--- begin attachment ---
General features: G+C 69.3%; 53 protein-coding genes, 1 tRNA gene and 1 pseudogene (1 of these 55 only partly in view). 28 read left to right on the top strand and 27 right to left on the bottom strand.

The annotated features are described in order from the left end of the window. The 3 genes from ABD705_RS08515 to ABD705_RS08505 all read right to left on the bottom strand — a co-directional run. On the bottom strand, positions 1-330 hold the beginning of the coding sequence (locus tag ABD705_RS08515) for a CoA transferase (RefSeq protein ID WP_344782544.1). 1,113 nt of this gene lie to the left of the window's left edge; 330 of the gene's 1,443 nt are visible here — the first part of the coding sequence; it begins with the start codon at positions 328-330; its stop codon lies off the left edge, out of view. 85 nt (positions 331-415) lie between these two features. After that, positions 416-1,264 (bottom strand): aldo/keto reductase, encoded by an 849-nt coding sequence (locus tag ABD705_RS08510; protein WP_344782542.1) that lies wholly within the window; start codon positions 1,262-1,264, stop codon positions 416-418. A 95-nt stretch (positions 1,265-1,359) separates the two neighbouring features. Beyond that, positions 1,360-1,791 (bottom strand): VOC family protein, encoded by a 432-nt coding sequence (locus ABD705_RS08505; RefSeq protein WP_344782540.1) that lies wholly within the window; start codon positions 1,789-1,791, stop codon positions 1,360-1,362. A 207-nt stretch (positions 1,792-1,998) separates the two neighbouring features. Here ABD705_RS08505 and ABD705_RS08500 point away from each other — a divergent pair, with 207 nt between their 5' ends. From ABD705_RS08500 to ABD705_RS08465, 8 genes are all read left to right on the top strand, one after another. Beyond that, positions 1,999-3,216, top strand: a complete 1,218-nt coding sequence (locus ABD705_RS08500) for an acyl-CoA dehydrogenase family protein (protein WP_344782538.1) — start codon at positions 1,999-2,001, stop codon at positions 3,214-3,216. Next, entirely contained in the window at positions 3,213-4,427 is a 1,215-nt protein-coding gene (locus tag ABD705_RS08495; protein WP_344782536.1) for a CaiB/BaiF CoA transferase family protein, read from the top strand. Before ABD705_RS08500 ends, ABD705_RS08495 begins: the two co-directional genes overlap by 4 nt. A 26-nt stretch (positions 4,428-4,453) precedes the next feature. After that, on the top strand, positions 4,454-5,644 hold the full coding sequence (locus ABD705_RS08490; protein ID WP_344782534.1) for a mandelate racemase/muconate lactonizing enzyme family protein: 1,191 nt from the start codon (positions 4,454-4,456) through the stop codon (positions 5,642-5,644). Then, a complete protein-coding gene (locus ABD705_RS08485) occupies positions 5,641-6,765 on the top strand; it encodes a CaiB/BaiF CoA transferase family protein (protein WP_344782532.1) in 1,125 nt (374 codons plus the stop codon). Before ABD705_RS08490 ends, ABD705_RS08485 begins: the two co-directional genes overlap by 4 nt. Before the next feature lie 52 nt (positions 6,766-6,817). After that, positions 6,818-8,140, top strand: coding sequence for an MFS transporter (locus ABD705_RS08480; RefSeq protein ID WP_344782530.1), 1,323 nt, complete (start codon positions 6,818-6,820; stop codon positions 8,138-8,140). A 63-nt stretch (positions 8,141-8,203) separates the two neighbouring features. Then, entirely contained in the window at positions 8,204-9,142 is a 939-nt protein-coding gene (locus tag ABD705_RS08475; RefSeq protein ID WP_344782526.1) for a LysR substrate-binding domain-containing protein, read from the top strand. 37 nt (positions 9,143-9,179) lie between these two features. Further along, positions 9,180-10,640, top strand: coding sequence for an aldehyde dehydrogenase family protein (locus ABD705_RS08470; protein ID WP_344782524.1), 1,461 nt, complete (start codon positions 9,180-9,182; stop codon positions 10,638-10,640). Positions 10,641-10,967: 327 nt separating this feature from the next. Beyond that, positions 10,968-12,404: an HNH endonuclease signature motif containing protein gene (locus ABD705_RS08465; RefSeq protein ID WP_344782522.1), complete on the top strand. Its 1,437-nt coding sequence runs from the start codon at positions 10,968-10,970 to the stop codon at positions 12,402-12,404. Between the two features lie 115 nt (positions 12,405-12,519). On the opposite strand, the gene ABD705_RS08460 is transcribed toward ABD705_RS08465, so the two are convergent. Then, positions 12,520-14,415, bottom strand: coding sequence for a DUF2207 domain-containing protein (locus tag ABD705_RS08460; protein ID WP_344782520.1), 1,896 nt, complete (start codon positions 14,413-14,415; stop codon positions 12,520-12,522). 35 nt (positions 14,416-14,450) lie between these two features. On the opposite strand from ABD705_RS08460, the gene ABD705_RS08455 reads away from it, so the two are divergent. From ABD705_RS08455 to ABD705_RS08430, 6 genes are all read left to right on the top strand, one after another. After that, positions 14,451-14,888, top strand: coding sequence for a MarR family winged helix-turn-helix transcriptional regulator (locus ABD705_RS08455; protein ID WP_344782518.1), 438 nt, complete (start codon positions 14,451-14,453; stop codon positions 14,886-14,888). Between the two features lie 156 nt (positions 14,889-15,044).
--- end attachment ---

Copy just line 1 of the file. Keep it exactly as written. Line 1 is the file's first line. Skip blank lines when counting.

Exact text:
General features: G+C 69.3%; 53 protein-coding genes, 1 tRNA gene and 1 pseudogene (1 of these 55 only partly in view). 28 read left to right on the top strand and 27 right to left on the bottom strand.